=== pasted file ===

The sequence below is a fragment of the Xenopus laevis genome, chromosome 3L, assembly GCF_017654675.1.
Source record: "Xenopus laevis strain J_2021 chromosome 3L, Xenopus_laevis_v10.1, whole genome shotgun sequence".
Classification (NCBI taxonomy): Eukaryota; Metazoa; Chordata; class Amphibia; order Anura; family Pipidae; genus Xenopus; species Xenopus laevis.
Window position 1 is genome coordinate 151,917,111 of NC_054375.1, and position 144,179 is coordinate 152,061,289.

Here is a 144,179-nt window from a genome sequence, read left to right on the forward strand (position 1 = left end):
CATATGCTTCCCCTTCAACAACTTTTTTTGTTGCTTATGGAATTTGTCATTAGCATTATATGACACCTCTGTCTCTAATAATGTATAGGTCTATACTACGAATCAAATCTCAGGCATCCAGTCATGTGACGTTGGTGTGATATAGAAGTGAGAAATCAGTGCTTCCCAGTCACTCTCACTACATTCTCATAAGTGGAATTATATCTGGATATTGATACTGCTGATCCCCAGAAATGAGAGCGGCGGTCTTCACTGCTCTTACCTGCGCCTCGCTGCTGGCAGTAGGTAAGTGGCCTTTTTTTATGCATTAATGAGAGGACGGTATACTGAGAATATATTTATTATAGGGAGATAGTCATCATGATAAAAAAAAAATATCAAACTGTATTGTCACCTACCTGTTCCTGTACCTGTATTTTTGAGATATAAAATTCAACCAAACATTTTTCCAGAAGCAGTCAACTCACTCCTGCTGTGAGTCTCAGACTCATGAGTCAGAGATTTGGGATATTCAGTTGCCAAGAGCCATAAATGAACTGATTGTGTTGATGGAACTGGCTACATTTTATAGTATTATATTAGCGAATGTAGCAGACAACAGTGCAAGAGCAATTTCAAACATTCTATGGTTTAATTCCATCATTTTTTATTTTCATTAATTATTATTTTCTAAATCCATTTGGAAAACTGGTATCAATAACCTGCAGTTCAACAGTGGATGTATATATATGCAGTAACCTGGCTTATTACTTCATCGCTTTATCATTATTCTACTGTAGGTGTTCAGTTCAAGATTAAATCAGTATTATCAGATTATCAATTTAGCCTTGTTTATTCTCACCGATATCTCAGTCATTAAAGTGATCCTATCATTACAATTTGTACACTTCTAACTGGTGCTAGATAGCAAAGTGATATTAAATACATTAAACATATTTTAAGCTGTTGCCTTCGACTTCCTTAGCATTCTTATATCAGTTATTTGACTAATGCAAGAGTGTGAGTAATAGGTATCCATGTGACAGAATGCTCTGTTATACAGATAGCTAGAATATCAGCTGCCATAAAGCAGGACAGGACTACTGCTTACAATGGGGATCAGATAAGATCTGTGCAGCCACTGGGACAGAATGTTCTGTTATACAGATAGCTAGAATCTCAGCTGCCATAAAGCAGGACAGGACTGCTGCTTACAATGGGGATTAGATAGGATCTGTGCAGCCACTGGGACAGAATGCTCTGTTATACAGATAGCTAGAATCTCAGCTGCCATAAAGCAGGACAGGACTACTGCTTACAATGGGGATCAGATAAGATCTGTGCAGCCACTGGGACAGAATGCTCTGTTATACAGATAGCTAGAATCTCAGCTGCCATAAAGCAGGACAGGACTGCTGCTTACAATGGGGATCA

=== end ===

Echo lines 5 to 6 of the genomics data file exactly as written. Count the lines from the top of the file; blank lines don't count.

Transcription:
Here is a 144,179-nt window from a genome sequence, read left to right on the forward strand (position 1 = left end):
CATATGCTTCCCCTTCAACAACTTTTTTTGTTGCTTATGGAATTTGTCATTAGCATTATATGACACCTCTGTCTCTAATAATGTATAGGTCTATACTACGAATCAAATCTCAGGCATCCAGTCATGTGACGTTGGTGTGATATAGAAGTGAGAAATCAGTGCTTCCCAGTCACTCTCACTACATTCTCATAAGTGGAATTATATCTGGATATTGATACTGCTGATCCCCAGAAATGAGAGCGGCGGTCTTCACTGCTCTTACCTGCGCCTCGCTGCTGGCAGTAGGTAAGTGGCCTTTTTTTATGCATTAATGAGAGGACGGTATACTGAGAATATATTTATTATAGGGAGATAGTCATCATGATAAAAAAAAAATATCAAACTGTATTGTCACCTACCTGTTCCTGTACCTGTATTTTTGAGATATAAAATTCAACCAAACATTTTTCCAGAAGCAGTCAACTCACTCCTGCTGTGAGTCTCAGACTCATGAGTCAGAGATTTGGGATATTCAGTTGCCAAGAGCCATAAATGAACTGATTGTGTTGATGGAACTGGCTACATTTTATAGTATTATATTAGCGAATGTAGCAGACAACAGTGCAAGAGCAATTTCAAACATTCTATGGTTTAATTCCATCATTTTTTATTTTCATTAATTATTATTTTCTAAATCCATTTGGAAAACTGGTATCAATAACCTGCAGTTCAACAGTGGATGTATATATATGCAGTAACCTGGCTTATTACTTCATCGCTTTATCATTATTCTACTGTAGGTGTTCAGTTCAAGATTAAATCAGTATTATCAGATTATCAATTTAGCCTTGTTTATTCTCACCGATATCTCAGTCATTAAAGTGATCCTATCATTACAATTTGTACACTTCTAACTGGTGCTAGATAGCAAAGTGATATTAAATACATTAAACATATTTTAAGCTGTTGCCTTCGACTTCCTTAGCATTCTTATATCAGTTATTTGACTAATGCAAGAGTGTGAGTAATAGGTATCCATGTGACAGAATGCTCTGTTATACAGATAGCTAGAATATCAGCTGCCATAAAGCAGGACAGGACTACTGCTTACAATGGGGATCAGATAAGATCTGTGCAGCCACTGGGACAGAATGTTCTGTTATACAGATAGCTAGAATCTCAGCTGCCATAAAGCAGGACAGGACTGCTGCTTACAATGGGGATTAGATAGGATCTGTGCAGCCACTGGGACAGAATGCTCTGTTATACAGATAGCTAGAATCTCAGCTGCCATAAAGCAGGACAGGACTACTGCTTACAATGGGGATCAGATAAGATCTGTGCAGCCACTGGGACAGAATGCTCTGTTATACAGATAGCTAGAATCTCAGCTGCCATAAAGCAGGACAGGACTGCTGCTTACAATGGGGATCA